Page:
EDMONTON -- A possible new cancer treatment developed at the University of Alberta is expected to be heading to human trials at three Canadian cancer centres, before year's end.

The new phase in the drug’s development would be made possible thanks to $5 million in funding from Edmonton-based investors.

The drug, known as PCLX-001, comes in pill form and is designed to fight blood cancers like leukemia and lymphoma.

Tests have shown the drug kills proteins in cancer cells, keeping them from multiplying, so those harmful cells die.

“We have a reason to think this is going to be much more toxic to cancer cells,” Cross Cancer Institute Director of Clinical Trials, Dr. John Mackey told CTV News Edmonton via video chat.

“And we have reasons to think that the normal tissues will be spared,” said Mackey.

“So this means it is going to be tolerable. We think that we can get it at high enough doses into people that it will be able to hopefully control some of these very difficult to control cancers,” he said.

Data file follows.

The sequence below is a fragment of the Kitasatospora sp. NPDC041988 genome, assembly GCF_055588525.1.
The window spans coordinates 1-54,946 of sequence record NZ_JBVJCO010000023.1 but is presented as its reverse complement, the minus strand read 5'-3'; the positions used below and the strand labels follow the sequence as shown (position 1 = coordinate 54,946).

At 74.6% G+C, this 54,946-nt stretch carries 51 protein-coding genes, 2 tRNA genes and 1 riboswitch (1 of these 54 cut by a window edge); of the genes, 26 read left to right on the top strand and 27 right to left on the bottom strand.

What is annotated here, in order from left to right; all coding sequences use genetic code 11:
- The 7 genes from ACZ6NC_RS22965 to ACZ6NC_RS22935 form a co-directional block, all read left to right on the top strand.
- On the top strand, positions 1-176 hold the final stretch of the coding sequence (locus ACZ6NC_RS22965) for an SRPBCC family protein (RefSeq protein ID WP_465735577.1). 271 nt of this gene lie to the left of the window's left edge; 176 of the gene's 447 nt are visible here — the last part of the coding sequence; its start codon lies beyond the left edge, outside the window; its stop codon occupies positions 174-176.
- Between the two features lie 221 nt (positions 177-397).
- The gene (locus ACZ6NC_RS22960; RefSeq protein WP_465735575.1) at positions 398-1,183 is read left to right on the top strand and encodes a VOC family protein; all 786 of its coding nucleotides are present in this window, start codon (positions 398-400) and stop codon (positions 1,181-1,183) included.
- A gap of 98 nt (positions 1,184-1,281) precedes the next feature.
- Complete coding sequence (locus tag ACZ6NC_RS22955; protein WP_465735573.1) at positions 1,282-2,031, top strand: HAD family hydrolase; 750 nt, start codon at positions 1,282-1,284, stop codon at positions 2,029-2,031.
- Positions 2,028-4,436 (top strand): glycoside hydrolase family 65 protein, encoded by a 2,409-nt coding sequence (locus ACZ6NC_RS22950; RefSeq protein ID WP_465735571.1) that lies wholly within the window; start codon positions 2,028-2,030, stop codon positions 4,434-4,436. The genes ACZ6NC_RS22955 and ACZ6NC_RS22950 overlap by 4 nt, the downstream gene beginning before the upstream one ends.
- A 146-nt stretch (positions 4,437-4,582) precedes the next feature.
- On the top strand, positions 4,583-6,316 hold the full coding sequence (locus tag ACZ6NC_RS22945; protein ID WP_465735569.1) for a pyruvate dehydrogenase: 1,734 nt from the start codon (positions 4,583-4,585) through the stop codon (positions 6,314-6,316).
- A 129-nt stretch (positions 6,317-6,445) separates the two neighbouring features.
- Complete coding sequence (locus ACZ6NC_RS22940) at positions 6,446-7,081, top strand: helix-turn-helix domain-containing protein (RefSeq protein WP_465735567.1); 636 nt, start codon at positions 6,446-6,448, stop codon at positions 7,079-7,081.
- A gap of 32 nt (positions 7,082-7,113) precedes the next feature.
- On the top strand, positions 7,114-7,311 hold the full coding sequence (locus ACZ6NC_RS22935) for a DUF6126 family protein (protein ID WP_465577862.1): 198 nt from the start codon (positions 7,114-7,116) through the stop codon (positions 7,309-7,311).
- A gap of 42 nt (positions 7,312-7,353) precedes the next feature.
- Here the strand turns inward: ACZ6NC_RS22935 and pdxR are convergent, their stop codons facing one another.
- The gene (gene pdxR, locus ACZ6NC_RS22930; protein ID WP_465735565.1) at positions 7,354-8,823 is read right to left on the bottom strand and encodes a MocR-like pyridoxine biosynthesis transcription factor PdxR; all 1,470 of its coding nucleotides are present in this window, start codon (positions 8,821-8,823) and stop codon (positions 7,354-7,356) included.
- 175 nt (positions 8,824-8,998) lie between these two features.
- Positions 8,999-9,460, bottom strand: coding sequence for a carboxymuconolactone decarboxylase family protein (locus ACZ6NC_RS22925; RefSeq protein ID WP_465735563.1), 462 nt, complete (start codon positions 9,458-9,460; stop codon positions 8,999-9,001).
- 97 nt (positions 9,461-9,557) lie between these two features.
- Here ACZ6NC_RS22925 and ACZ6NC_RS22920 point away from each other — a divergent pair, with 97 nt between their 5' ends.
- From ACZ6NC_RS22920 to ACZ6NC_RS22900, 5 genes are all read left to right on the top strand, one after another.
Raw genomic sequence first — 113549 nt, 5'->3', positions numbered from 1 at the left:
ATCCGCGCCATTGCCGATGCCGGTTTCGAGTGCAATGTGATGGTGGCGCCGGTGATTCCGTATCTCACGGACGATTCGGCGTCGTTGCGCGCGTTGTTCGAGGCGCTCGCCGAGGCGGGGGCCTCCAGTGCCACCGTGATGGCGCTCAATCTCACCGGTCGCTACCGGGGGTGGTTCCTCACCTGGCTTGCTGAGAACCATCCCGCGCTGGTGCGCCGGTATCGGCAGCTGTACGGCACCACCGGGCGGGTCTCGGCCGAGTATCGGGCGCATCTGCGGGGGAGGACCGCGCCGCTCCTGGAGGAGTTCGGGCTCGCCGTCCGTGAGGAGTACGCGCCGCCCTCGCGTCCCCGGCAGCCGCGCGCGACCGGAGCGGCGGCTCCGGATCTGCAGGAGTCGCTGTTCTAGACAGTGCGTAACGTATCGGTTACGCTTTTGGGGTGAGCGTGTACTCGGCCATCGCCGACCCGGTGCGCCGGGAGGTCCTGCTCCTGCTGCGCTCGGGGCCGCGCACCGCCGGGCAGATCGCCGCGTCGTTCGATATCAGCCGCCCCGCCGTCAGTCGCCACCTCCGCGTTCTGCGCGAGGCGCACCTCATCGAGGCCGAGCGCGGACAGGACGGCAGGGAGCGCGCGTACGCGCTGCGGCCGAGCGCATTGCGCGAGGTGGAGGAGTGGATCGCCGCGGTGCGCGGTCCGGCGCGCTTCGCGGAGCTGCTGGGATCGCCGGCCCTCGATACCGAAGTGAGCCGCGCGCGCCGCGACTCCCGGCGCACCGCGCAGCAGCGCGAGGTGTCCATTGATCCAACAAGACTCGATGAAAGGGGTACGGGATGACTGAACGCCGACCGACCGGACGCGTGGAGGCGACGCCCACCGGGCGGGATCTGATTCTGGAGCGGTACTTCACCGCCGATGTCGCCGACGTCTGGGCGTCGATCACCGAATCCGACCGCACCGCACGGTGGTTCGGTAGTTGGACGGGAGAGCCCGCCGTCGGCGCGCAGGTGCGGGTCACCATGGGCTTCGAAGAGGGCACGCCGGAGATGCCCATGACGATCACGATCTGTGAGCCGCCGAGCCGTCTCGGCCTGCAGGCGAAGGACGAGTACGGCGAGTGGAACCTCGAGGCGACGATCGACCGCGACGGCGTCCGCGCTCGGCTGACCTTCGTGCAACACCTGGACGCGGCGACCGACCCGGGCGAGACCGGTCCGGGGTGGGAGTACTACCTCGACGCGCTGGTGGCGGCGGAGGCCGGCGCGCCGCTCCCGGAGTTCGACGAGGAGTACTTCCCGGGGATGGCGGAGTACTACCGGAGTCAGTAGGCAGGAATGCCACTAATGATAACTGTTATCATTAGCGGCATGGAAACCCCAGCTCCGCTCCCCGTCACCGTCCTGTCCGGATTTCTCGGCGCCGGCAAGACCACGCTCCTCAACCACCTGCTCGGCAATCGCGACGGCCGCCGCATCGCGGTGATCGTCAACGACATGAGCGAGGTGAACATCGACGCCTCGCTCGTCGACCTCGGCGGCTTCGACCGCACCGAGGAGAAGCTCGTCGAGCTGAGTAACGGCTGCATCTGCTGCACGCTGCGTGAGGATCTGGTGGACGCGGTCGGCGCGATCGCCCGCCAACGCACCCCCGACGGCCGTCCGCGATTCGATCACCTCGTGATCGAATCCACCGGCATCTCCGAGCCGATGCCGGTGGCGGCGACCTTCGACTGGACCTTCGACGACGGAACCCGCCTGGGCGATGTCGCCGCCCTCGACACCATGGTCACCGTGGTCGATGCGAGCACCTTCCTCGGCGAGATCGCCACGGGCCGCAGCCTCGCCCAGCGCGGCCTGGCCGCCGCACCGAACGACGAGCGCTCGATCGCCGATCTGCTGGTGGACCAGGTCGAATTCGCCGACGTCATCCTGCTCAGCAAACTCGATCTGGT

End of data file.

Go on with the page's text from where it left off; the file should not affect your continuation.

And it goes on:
It’s taken seven years worth of research to reach this point.

Just under a half-million dollars came from proceeds raised in last summer’s "World's Longest Baseball Game" in Sherwood Park.

A $1-million Award in Hematological Cancer Research in Memory of Dr. Rachel Mandel from the Alberta Cancer Foundation is also being used to fund lab research.

The U of A researchers say the COVID-19 crisis could slow the clinical trials process because of burdens on the health-care system. 

Edmonton's Cross Cancer Institute, the B.C. Cancer Centre in Vancouver and Princess Margaret Cancer Centre in Toronto are the three facilities earmarked for human trials as early as this fall.